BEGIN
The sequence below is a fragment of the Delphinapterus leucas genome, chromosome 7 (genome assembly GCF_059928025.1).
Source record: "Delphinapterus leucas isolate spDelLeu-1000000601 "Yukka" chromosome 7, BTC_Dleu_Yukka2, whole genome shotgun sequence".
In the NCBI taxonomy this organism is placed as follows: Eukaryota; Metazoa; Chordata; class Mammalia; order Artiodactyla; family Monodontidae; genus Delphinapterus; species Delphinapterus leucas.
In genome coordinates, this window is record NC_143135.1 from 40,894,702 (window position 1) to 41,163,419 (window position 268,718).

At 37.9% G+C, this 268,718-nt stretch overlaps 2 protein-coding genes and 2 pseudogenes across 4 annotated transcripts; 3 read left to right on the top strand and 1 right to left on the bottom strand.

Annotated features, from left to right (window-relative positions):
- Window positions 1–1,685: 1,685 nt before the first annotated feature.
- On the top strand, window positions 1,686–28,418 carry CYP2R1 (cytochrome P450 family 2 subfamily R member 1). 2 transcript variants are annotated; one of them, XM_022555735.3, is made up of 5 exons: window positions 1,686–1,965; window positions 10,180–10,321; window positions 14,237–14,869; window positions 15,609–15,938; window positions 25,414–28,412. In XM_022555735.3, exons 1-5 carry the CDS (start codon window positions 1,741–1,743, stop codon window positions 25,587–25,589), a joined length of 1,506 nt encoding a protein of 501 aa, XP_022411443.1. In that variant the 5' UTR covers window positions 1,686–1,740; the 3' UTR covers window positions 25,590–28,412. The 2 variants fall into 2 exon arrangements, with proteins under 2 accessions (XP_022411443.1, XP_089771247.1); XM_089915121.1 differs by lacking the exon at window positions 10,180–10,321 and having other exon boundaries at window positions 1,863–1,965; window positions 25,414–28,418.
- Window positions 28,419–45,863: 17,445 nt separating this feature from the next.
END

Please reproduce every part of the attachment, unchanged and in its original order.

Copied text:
The sequence below is a fragment of the Delphinapterus leucas genome, chromosome 7 (genome assembly GCF_059928025.1).
Source record: "Delphinapterus leucas isolate spDelLeu-1000000601 "Yukka" chromosome 7, BTC_Dleu_Yukka2, whole genome shotgun sequence".
In the NCBI taxonomy this organism is placed as follows: Eukaryota; Metazoa; Chordata; class Mammalia; order Artiodactyla; family Monodontidae; genus Delphinapterus; species Delphinapterus leucas.
In genome coordinates, this window is record NC_143135.1 from 40,894,702 (window position 1) to 41,163,419 (window position 268,718).

At 37.9% G+C, this 268,718-nt stretch overlaps 2 protein-coding genes and 2 pseudogenes across 4 annotated transcripts; 3 read left to right on the top strand and 1 right to left on the bottom strand.

Annotated features, from left to right (window-relative positions):
- Window positions 1–1,685: 1,685 nt before the first annotated feature.
- On the top strand, window positions 1,686–28,418 carry CYP2R1 (cytochrome P450 family 2 subfamily R member 1). 2 transcript variants are annotated; one of them, XM_022555735.3, is made up of 5 exons: window positions 1,686–1,965; window positions 10,180–10,321; window positions 14,237–14,869; window positions 15,609–15,938; window positions 25,414–28,412. In XM_022555735.3, exons 1-5 carry the CDS (start codon window positions 1,741–1,743, stop codon window positions 25,587–25,589), a joined length of 1,506 nt encoding a protein of 501 aa, XP_022411443.1. In that variant the 5' UTR covers window positions 1,686–1,740; the 3' UTR covers window positions 25,590–28,412. The 2 variants fall into 2 exon arrangements, with proteins under 2 accessions (XP_022411443.1, XP_089771247.1); XM_089915121.1 differs by lacking the exon at window positions 10,180–10,321 and having other exon boundaries at window positions 1,863–1,965; window positions 25,414–28,418.
- Window positions 28,419–45,863: 17,445 nt separating this feature from the next.